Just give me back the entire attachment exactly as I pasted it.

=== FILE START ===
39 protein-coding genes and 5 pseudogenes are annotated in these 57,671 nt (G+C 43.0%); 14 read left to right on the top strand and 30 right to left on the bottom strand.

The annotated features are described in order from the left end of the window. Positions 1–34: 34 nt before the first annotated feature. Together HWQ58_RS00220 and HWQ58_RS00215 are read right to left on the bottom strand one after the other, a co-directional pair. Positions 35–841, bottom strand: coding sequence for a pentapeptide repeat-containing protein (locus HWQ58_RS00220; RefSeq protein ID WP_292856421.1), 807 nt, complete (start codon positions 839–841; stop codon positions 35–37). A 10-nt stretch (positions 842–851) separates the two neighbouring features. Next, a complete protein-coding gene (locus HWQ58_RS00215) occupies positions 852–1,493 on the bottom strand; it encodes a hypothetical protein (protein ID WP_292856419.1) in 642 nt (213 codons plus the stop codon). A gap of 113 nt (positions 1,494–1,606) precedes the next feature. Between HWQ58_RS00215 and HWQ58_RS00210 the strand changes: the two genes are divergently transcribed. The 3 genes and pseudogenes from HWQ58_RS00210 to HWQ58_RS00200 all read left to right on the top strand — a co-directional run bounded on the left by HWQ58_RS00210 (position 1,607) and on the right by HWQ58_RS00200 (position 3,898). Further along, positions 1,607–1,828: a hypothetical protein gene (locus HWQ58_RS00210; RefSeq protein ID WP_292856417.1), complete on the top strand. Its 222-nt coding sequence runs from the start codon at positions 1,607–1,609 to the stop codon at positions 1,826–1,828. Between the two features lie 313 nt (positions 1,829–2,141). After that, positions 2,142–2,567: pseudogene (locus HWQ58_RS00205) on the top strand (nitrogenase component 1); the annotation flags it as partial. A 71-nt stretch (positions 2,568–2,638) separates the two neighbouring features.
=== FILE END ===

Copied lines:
39 protein-coding genes and 5 pseudogenes are annotated in these 57,671 nt (G+C 43.0%); 14 read left to right on the top strand and 30 right to left on the bottom strand.

The annotated features are described in order from the left end of the window. Positions 1–34: 34 nt before the first annotated feature. Together HWQ58_RS00220 and HWQ58_RS00215 are read right to left on the bottom strand one after the other, a co-directional pair. Positions 35–841, bottom strand: coding sequence for a pentapeptide repeat-containing protein (locus HWQ58_RS00220; RefSeq protein ID WP_292856421.1), 807 nt, complete (start codon positions 839–841; stop codon positions 35–37). A 10-nt stretch (positions 842–851) separates the two neighbouring features. Next, a complete protein-coding gene (locus HWQ58_RS00215) occupies positions 852–1,493 on the bottom strand; it encodes a hypothetical protein (protein ID WP_292856419.1) in 642 nt (213 codons plus the stop codon). A gap of 113 nt (positions 1,494–1,606) precedes the next feature. Between HWQ58_RS00215 and HWQ58_RS00210 the strand changes: the two genes are divergently transcribed. The 3 genes and pseudogenes from HWQ58_RS00210 to HWQ58_RS00200 all read left to right on the top strand — a co-directional run bounded on the left by HWQ58_RS00210 (position 1,607) and on the right by HWQ58_RS00200 (position 3,898). Further along, positions 1,607–1,828: a hypothetical protein gene (locus HWQ58_RS00210; RefSeq protein ID WP_292856417.1), complete on the top strand. Its 222-nt coding sequence runs from the start codon at positions 1,607–1,609 to the stop codon at positions 1,826–1,828. Between the two features lie 313 nt (positions 1,829–2,141). After that, positions 2,142–2,567: pseudogene (locus HWQ58_RS00205) on the top strand (nitrogenase component 1); the annotation flags it as partial. A 71-nt stretch (positions 2,568–2,638) separates the two neighbouring features.